It's been ten years. Ten years since Maria Sharapova has beaten Serena Williams. Ten years since Sharapova won the WTA Finals. And ten years since Sharapova made her WTA Championships debut.
The 2004 WTA Championships were played at the Staples Center in Los Angeles, California. Sharapova, 17, was finishing off her breakout season in which she won four titles, the most notable was her maiden Slam at Wimbledon. There were reasons to think we were being introduced to a grass court phenom that year. After making the quarterfinals of the French Open, she went 12-0 on grass and won the title in Birmingham before lifting the Venus Rosewater dish at the All England Club. She came into her first WTA Finals on a roll, having won back-to-back titles in Seoul and Tokyo and then making the final in Zurich to boost her ranking to No. 6 in the final week of the season.
Sharapova was seeded sixth ahead of seventh-seeded Serena. It had been a mediocre season for Serena, who had taken eight months away from the game after undergoing knee surgery in 2003 and didn't return to the tour until March of 2004. She won just two titles, in Miami and Beijing, and lost in two big finals that seemed to define her season. The first was against Sharapova at Wimbledon, where the Russian rolled to a 6-1, 6-4 win. In her next tournament that summer Serena made the final in Los Angeles only to lose to Lindsay Davenport 6-1, 6-3. Ranked as low as No. 16 that season, Serena climbed her way back up the rankings in the fall to qualify for the WTA Championships for the third time in her career.
Sharapova was drawn into the Black Group along with Amelie Mauresmo, Svetlana Kuznetsova and Vera Zvonareva. Serena was drawn into the Red Group with top seed Lindsay Davenport, Anastasia Myskina and Elena Dementieva. Venus Williams and Jennifer Capriati served as the two alternates, and Australian Open champion Justine Henin had to pull out of the season-ending tournament with a virus. But the Russian dominance of the tournament was no surprise: Sharapova (Wimbledon), Myskina (French Open) and Kuznetsova (U.S. Open) all won their first majors that season.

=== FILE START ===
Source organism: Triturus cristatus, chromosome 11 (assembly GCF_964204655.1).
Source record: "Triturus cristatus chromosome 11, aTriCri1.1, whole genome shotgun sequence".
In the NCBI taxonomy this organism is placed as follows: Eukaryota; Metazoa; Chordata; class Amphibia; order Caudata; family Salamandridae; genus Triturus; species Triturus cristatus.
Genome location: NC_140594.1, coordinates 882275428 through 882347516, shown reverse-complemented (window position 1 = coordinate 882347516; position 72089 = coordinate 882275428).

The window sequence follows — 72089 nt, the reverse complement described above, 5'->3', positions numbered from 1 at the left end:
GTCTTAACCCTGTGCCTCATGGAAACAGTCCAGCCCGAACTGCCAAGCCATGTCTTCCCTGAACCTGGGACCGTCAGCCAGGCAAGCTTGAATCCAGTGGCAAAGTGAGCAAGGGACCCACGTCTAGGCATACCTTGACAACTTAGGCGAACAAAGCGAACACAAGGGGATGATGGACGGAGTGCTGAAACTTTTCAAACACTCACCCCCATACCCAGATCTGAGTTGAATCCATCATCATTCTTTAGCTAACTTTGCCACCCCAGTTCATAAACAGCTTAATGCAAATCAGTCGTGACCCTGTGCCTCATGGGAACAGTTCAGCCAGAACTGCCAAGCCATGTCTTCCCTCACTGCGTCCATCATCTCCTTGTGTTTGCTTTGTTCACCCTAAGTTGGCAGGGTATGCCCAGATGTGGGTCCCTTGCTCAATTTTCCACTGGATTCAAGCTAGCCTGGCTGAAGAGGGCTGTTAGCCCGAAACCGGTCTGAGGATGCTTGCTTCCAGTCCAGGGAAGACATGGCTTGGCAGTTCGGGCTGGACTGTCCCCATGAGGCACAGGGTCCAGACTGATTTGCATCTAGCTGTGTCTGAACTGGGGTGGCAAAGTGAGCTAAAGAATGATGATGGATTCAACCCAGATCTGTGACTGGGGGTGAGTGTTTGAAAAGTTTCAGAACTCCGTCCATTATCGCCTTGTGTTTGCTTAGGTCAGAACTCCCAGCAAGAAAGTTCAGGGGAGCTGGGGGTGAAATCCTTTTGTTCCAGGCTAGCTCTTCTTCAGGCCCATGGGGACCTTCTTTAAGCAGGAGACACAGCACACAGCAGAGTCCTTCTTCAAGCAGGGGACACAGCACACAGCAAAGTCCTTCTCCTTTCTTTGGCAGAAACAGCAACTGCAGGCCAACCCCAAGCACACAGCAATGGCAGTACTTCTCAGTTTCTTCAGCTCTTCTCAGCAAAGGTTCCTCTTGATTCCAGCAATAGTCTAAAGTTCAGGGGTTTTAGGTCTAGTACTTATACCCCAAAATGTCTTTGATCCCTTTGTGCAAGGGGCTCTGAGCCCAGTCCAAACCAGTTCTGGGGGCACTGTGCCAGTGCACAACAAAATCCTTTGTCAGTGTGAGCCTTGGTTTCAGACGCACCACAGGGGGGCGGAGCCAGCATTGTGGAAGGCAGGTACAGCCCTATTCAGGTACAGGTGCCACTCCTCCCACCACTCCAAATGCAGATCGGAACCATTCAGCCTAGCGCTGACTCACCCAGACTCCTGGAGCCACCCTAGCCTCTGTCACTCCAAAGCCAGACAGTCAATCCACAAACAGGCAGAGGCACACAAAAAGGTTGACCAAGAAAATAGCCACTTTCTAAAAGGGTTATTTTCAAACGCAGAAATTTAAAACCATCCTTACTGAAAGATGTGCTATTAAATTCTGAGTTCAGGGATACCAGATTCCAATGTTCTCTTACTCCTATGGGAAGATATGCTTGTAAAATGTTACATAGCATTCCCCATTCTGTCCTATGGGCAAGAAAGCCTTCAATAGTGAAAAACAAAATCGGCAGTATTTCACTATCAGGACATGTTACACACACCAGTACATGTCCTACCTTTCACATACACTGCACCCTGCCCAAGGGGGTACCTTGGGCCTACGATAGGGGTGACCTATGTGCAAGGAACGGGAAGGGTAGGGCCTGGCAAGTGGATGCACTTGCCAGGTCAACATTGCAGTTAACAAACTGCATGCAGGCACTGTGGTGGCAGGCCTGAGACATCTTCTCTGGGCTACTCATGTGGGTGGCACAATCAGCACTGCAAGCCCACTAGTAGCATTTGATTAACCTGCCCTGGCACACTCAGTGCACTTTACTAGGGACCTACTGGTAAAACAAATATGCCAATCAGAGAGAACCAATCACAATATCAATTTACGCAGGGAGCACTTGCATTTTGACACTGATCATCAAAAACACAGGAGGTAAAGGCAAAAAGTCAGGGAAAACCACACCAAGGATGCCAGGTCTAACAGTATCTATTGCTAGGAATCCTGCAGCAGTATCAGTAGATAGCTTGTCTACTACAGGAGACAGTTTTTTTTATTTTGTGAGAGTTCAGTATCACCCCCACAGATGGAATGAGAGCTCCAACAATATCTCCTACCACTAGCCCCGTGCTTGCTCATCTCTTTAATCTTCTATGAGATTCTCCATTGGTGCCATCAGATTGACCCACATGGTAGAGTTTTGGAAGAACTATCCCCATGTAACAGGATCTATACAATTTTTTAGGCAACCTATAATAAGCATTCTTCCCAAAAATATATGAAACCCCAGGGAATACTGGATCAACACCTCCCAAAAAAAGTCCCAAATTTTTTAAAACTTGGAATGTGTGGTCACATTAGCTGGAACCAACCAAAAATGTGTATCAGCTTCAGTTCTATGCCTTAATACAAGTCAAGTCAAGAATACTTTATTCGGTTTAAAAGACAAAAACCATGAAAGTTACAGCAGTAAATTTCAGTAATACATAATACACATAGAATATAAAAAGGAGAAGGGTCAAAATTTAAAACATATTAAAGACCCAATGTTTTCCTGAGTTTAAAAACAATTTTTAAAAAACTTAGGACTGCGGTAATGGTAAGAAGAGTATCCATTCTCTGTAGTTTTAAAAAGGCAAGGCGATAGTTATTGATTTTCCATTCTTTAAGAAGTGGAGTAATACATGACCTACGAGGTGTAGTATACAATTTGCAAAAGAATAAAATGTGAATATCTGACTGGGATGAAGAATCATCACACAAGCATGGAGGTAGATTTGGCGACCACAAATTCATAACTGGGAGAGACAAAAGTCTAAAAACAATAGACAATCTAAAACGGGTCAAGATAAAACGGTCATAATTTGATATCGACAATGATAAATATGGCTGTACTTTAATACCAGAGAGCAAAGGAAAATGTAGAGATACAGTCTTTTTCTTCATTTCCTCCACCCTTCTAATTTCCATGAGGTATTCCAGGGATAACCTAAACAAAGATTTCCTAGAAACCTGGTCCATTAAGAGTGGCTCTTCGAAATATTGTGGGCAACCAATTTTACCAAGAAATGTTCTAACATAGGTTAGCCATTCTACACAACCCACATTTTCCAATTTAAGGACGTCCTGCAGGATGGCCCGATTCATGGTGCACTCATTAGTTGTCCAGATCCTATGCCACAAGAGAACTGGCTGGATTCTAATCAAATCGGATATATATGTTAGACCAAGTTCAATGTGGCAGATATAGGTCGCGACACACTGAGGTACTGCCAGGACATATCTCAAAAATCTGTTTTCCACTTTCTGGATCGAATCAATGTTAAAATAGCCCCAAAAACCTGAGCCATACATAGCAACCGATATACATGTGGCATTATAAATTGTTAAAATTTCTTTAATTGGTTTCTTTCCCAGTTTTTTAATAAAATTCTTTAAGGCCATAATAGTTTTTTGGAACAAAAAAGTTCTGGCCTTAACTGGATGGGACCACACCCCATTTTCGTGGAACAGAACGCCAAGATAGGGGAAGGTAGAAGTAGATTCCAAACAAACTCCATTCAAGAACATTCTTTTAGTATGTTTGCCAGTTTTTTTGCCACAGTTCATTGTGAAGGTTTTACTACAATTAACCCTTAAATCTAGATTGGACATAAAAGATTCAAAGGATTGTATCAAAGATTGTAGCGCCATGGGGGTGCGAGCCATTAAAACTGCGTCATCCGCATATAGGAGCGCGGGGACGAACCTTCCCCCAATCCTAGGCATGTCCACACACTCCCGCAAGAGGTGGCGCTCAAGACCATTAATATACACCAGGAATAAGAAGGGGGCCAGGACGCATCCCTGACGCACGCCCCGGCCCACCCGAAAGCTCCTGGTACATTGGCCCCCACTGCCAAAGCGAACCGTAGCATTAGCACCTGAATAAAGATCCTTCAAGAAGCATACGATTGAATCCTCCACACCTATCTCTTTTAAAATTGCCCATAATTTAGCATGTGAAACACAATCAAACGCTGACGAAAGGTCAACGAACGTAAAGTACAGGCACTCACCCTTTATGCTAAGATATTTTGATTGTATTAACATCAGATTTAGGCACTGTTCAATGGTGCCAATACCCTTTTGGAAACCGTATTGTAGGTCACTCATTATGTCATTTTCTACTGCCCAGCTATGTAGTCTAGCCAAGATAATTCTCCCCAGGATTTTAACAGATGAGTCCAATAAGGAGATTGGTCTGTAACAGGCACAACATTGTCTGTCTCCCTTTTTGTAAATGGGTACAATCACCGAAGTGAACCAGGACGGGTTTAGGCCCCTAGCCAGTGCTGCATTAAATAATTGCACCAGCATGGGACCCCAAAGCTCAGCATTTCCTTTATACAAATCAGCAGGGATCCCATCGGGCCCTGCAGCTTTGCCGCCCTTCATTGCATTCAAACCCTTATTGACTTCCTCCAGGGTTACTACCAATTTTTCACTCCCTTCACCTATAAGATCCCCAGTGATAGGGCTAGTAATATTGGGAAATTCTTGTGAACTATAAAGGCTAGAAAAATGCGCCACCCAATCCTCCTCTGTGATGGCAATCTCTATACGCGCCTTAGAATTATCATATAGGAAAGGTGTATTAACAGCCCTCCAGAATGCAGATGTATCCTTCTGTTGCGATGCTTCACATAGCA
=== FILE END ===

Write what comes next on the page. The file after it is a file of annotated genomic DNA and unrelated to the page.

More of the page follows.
Sharapova went 2-1 in the group, beat her fellow Russians and qualified for the semifinals along with Mauresmo, who went 3-0. Serena followed a similar path and earned wins over both Russians in her group before dropping her final round robin match to Davenport in a hard-fought 3-6, 7-5, 6-1 win. Sharapova booked her spot into her first final with a three set win over Myskina, in a match that would kick off a whole war of words between the Russians. It was Sharapova's first win over Myskina and Myskina complained afterwards about Sharapova's father, Yuri, coaching her from the stands. She then threatened to boycott Fed Cup if Sharapova -- who she said was more American than Russian -- joined the team. "If she joins our team next season, you won't see me there for sure," Myskina said. "I do not want to be on a team with people who do not respect me."
Serena's semifinal match had more on-court drama than off-court drama. She was made to battle hard once again and beat Mauresmo 4-6, 7-6 (2), 6-4. The win snapped Mauresmo's 11-match win streak and ended her bid to finish the year at No. 1, an honor that would remain with Davenport. And so, the Wimbledon rematch was on.
Was it hard for Serena to put the memory of that Wimbledon beat down behind her? Well...yes. "I don't believe I played the Wimbledon final," Serena said at the time. "I don't know who it was but that was someone else. I wasn't at Wimbledon this year."
Serena was battle-tested going into the final against Sharapova, but she was also battle-worn. She felt some pain in her abdomen in the first set but was able to shake it off to take it 6-4. By the middle of the second set she began to struggle with the injury and had to take a medical timeout towards the end of the set. Sharapova took it easily at 6-2, and that's where the fun began.
The injury had an obvious effect on Serena. She was forced to roll in her serves and struggled to swing through and get pace on some of her shots. Like a wounded animal, she began to hit out on the ball and the strategy worked. She earned a 4-0 lead quickly in the third set and looked on her way to her second WTA Finals crown. "After she got the medical treatment, I could tell that she had problems serving, but on the groundstrokes she was just teeing off on everything," Sharapova said after the match. "Beside her serve, she didn't look injured once she was playing, so she was actually being really tough. I couldn't capitalize on the weak serves that she hit."
But the consistent pain began to play on Serena's mind. She had just dealt with a lengthy injury break and her sister Venus was sidelined the year before with an abdominal injury. "I was thinking, 'Oh my God, I'm not going to be out six months. I do not want this,'" Serena said. "I was thinking, 'Just go easy.' I wasn't going to go for any big serves. It's not worth it with the new year coming around the corner. I was just really trying to chill."
Sharapova finally began to take advantage of Serena's puffball serves, which were clocking in around 70 mph. Sharapova won the next six games behind some powerful pinpoint hitting and a little bit of help from Serena, who served three double-faults in one game to help Sharapova get back to 4-4. On match point, Sharapova pounded a 64 mph serve for a winner to capture her fifth title of the season and beat Serena 4-6, 6-2, 6-4.